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How much contents insurance do I need?

When you take out home contents insurance, your provider will need a house contents valuation. You’ll need to calculate how much your possessions are worth to determine how much contents insurance you need.

Find out how to correctly estimate the value of your contents with our guide.

When you take out home contents insurance, your provider will need a house contents valuation. You’ll need to calculate how much your possessions are worth to determine how much contents insurance you need.

Find out how to correctly estimate the value of your contents with our guide.

Written by
Anna McEntee
Insurance comparison expert
Reviewed by
Rachel Lacey
Insurance and money expert
Last Updated
14 AUGUST 2023
6 min read
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What is contents insurance?

Contents insurance could cover the cost of replacing your personal possessions if they’re stolen from your home, or damaged or destroyed after an incident like a fire or flood.

It covers everything that you’d take with you if you moved home. So, anything that isn’t a permanent fixture: for example, clothes, furniture, soft furnishings, electronics, jewellery, curtains and even carpets.

How much should I insure my contents for?

Determining how much contents insurance you need isn’t something you can guess at. For example, the average contents insurance for a three-bedroom house is likely to differ from home to home.

You should insure your contents for the amount they’re worth. Having the right amount of cover will ensure you have enough money to replace all your possessions should the worst happen.

Why you need to calculate contents insurance accurately

When you take out contents insurance, your insurance provider will ask you to give an estimated house contents valuation that includes all the possessions in your home. This sum will be the maximum amount your insurance provider might pay out.

It’s important that this valuation is as accurate as possible. If it’s too low, you risk being underinsured and you may not receive a large enough pay-out to replace everything.

According to the Association of British Insurers (ABI), one in five UK households could be underinsured because they don’t know how much their home contents are worth.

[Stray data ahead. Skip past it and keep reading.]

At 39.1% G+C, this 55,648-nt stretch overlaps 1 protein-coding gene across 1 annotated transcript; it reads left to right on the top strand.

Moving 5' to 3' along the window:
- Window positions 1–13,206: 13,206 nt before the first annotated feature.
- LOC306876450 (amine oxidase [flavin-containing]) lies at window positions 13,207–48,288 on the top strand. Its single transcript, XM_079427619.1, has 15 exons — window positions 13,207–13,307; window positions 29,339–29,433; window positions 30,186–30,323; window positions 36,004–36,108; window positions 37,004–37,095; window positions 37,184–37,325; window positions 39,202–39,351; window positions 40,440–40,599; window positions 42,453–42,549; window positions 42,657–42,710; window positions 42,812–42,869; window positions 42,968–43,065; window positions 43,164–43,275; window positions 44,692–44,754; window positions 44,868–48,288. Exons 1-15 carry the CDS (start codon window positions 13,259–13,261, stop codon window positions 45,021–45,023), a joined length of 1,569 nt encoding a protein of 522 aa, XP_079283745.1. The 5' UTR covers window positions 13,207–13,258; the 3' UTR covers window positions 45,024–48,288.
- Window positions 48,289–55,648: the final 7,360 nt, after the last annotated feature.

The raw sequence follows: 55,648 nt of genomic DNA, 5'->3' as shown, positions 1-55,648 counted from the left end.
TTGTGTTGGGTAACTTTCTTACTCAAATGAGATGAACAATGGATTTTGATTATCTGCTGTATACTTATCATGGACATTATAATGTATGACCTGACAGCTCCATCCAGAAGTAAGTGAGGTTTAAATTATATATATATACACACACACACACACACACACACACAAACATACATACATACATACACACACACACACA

Find out how to avoid underinsuring your home.

At the opposite end of the scale, if you overestimate the value of your belongings, you’ll end up paying for cover you don’t need and won’t benefit from.

When you get a quote with us, you can use our insurance contents calculator to help you accurately estimate the value of your contents.

What to include in the estimate

When you estimate the value of your home contents, you need to consider all your possessions, not just the more valuable items that might be taken in a burglary. Some of your home contents are unlikely to be stolen, but they could still be destroyed by a fire or flood.

A good rule of thumb is to include everything that you would take with you if you moved house, including carpets and curtains.

Permanent fixtures and fittings, like fitted wardrobes and bathroom suites, should be covered by your buildings insurance.

How can I accurately estimate the value of my home contents?

To accurately estimate the value of your home contents, there are several steps you should take to ensure your calculations are as precise as possible.

Make a thorough list of each room’s contents

Move from room to room in your home so you don’t miss anything. Don’t forget to include things hidden away in cupboards and drawers.

Your list of possessions is likely to include:

  • Furniture that’s freestanding, including lamps, cabinets, sideboards and bookcases, as well as sofas and chairs – plus soft furnishings like curtains and carpets
  • Artworks, ornaments and antiques
  • Electronics, such as your TV, stereo system, games consoles and controllers, laptops and tablets
  • Cooking equipment, such as the oven, microwave, kettle and toaster (as long as they’re not built in)
  • Fridge and freezer
  • The food stored in the fridge, freezer and cupboards
  • The drinks cabinet as well as all the bottles in it
  • Kitchenware, such as pots and pans
  • Freestanding appliances, such as washing machines, tumble dryers and dishwashers
  • Bedroom furniture, bedding and towels
  • Cutlery and crockery
  • Books, DVDs and games
  • Clothes and shoes
  • Children’s toys
  • Jewellery
  • Coins, medals or stamp collections
  • Sports equipment
  • Musical instruments
  • Arts and craft materials – or anything else you use for your hobbies
  • Cosmetics and toiletries
  • Garden furniture and ornaments
  • Items stored in sheds or other outbuildings, including play equipment, barbecues, bikes, and any tools and gardening equipment.

Calculate the value of individual items

For each item, give an estimate of its value. The value of an item for insurance purposes is usually the amount of money it would cost to replace the item today. This is unlikely to be the same as the price you paid for it.

Many contents insurance policies work on a new for old basis. That means if your computer is five years old, it would be replaced with a new model of equivalent spec. The model probably won’t be the very latest, which it might have been when you bought it.

You can check online to see how much it would cost you to order a new replacement item of the same quality.